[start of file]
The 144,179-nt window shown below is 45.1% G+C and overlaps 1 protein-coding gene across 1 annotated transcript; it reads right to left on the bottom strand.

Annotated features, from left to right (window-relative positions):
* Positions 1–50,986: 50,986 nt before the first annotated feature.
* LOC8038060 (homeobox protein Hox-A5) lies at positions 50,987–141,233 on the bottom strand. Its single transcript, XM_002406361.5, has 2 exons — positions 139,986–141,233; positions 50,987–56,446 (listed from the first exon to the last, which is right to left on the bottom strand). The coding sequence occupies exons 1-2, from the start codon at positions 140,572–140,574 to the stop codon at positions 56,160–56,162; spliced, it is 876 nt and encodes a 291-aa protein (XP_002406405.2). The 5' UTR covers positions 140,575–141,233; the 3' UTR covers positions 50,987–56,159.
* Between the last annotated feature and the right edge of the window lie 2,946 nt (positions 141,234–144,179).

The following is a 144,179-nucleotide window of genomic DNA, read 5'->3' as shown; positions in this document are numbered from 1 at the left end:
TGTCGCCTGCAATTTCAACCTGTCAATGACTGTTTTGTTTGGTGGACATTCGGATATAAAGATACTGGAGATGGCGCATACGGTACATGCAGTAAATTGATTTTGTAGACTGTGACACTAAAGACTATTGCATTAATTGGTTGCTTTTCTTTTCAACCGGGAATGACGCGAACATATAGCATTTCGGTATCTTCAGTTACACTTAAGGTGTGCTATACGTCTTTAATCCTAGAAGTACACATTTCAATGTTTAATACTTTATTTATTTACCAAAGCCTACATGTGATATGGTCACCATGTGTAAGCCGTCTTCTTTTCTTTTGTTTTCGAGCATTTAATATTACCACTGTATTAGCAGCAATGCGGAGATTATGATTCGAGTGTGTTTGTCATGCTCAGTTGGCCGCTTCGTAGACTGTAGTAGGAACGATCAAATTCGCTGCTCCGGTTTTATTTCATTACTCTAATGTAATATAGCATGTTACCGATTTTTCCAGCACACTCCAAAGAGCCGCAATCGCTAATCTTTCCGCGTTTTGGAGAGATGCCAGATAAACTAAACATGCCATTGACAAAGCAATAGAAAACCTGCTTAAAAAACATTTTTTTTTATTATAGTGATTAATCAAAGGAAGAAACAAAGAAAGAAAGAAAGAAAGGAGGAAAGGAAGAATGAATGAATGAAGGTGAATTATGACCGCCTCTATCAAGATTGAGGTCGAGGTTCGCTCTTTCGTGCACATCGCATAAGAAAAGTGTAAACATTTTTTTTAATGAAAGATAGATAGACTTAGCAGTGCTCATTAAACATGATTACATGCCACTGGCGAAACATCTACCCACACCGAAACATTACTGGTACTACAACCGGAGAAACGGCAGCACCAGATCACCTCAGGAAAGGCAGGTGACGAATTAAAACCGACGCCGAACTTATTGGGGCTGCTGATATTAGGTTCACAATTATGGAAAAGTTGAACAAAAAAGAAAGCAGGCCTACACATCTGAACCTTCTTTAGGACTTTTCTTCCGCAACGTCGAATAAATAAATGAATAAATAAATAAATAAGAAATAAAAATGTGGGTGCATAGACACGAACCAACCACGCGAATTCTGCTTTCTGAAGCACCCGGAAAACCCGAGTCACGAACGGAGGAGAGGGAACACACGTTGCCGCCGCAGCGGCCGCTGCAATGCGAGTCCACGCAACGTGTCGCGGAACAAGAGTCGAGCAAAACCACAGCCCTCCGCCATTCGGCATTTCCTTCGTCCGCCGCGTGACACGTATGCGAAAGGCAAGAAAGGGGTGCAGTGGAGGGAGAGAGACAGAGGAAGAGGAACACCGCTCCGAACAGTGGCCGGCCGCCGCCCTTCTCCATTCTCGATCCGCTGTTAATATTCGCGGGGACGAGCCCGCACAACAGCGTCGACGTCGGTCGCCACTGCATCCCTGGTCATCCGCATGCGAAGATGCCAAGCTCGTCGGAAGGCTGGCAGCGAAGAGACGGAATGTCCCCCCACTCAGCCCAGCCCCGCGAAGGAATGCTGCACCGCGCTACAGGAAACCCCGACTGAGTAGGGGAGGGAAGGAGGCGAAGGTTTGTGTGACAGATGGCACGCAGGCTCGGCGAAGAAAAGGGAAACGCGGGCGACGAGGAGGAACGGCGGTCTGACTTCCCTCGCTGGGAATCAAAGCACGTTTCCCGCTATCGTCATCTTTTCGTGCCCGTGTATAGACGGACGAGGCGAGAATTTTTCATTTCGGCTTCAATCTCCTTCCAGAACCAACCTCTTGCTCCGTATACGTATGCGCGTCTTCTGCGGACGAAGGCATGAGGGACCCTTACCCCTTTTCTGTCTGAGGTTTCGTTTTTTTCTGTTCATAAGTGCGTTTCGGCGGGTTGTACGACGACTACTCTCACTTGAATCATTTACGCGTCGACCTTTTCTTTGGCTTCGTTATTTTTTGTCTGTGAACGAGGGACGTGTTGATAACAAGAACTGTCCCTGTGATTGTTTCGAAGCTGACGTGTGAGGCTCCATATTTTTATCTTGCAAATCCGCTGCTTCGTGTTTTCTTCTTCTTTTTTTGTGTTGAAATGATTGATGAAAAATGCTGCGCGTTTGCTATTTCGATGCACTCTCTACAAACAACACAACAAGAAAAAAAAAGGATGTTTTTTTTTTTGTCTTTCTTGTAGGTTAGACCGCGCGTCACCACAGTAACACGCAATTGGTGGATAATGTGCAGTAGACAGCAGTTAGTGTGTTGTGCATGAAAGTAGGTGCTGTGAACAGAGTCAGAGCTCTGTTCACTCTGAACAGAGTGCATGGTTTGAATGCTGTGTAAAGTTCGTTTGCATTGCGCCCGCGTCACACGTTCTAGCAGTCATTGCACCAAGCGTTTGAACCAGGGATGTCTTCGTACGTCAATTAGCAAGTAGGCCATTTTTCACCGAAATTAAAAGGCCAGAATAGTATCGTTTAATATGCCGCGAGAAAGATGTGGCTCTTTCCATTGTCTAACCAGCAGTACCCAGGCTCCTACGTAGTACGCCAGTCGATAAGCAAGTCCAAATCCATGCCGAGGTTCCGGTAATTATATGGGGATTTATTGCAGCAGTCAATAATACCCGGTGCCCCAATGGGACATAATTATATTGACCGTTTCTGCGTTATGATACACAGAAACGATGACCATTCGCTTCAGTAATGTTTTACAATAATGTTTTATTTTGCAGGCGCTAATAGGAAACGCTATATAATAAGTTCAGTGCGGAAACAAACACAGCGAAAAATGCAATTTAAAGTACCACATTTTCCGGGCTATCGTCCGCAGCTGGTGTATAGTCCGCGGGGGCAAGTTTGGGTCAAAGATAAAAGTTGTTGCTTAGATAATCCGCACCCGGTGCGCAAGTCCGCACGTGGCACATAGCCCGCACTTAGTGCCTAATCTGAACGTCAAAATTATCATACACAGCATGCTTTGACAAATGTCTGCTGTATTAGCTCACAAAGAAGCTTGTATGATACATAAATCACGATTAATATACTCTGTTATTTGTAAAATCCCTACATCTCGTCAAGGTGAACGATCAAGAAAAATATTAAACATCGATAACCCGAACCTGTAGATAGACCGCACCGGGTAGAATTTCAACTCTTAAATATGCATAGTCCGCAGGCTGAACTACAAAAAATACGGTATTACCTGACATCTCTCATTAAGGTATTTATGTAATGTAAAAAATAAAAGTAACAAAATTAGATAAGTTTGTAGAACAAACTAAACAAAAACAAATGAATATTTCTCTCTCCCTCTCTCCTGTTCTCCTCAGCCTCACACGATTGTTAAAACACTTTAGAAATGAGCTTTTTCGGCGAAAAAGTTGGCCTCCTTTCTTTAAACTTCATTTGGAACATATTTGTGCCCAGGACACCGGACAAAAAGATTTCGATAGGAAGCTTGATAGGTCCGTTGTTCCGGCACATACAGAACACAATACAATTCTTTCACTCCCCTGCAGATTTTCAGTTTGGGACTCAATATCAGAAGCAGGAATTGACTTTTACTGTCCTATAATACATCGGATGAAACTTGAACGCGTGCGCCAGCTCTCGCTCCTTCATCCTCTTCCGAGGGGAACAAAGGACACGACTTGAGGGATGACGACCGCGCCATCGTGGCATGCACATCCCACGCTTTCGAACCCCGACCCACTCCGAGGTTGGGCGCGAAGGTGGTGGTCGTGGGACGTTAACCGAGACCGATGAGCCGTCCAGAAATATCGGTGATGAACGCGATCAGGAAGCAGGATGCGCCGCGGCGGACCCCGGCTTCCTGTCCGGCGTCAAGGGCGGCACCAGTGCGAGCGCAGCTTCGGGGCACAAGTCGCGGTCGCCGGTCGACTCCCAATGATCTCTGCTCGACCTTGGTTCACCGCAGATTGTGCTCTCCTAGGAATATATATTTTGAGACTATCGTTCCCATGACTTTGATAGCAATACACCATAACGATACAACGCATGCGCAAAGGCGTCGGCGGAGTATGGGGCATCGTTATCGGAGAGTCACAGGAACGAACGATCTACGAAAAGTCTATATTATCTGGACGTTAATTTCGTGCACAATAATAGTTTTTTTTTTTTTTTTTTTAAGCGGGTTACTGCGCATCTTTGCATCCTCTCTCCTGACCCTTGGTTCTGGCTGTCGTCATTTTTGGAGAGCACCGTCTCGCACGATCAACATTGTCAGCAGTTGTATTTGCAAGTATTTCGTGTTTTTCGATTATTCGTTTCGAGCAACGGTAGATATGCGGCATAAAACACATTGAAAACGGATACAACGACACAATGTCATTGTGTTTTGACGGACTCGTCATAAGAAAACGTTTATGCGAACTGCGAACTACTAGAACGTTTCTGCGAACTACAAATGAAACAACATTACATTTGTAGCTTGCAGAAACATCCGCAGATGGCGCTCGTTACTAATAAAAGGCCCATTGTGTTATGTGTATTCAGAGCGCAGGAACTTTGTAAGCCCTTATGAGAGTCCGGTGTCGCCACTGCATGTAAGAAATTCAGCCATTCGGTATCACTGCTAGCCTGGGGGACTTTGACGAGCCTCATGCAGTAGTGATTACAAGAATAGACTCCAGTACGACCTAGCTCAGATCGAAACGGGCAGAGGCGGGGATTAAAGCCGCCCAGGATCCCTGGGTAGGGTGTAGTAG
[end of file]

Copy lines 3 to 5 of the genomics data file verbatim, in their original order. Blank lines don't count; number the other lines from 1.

* Positions 1–50,986: 50,986 nt before the first annotated feature.
* LOC8038060 (homeobox protein Hox-A5) lies at positions 50,987–141,233 on the bottom strand. Its single transcript, XM_002406361.5, has 2 exons — positions 139,986–141,233; positions 50,987–56,446 (listed from the first exon to the last, which is right to left on the bottom strand). The coding sequence occupies exons 1-2, from the start codon at positions 140,572–140,574 to the stop codon at positions 56,160–56,162; spliced, it is 876 nt and encodes a 291-aa protein (XP_002406405.2). The 5' UTR covers positions 140,575–141,233; the 3' UTR covers positions 50,987–56,159.
* Between the last annotated feature and the right edge of the window lie 2,946 nt (positions 141,234–144,179).